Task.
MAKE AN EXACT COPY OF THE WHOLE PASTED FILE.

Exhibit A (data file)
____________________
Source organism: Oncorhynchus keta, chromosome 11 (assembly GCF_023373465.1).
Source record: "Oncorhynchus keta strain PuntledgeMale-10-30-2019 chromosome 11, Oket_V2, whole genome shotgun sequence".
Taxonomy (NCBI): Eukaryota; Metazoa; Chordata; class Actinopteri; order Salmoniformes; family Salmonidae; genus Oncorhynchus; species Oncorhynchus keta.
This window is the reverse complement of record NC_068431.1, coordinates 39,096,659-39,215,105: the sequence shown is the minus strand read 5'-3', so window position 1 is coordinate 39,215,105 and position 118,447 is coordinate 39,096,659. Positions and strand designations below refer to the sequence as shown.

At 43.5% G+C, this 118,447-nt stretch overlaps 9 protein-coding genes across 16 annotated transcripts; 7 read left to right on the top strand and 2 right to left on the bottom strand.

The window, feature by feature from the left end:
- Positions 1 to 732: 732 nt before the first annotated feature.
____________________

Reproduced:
Source organism: Oncorhynchus keta, chromosome 11 (assembly GCF_023373465.1).
Source record: "Oncorhynchus keta strain PuntledgeMale-10-30-2019 chromosome 11, Oket_V2, whole genome shotgun sequence".
Taxonomy (NCBI): Eukaryota; Metazoa; Chordata; class Actinopteri; order Salmoniformes; family Salmonidae; genus Oncorhynchus; species Oncorhynchus keta.
This window is the reverse complement of record NC_068431.1, coordinates 39,096,659-39,215,105: the sequence shown is the minus strand read 5'-3', so window position 1 is coordinate 39,215,105 and position 118,447 is coordinate 39,096,659. Positions and strand designations below refer to the sequence as shown.

At 43.5% G+C, this 118,447-nt stretch overlaps 9 protein-coding genes across 16 annotated transcripts; 7 read left to right on the top strand and 2 right to left on the bottom strand.

The window, feature by feature from the left end:
- Positions 1 to 732: 732 nt before the first annotated feature.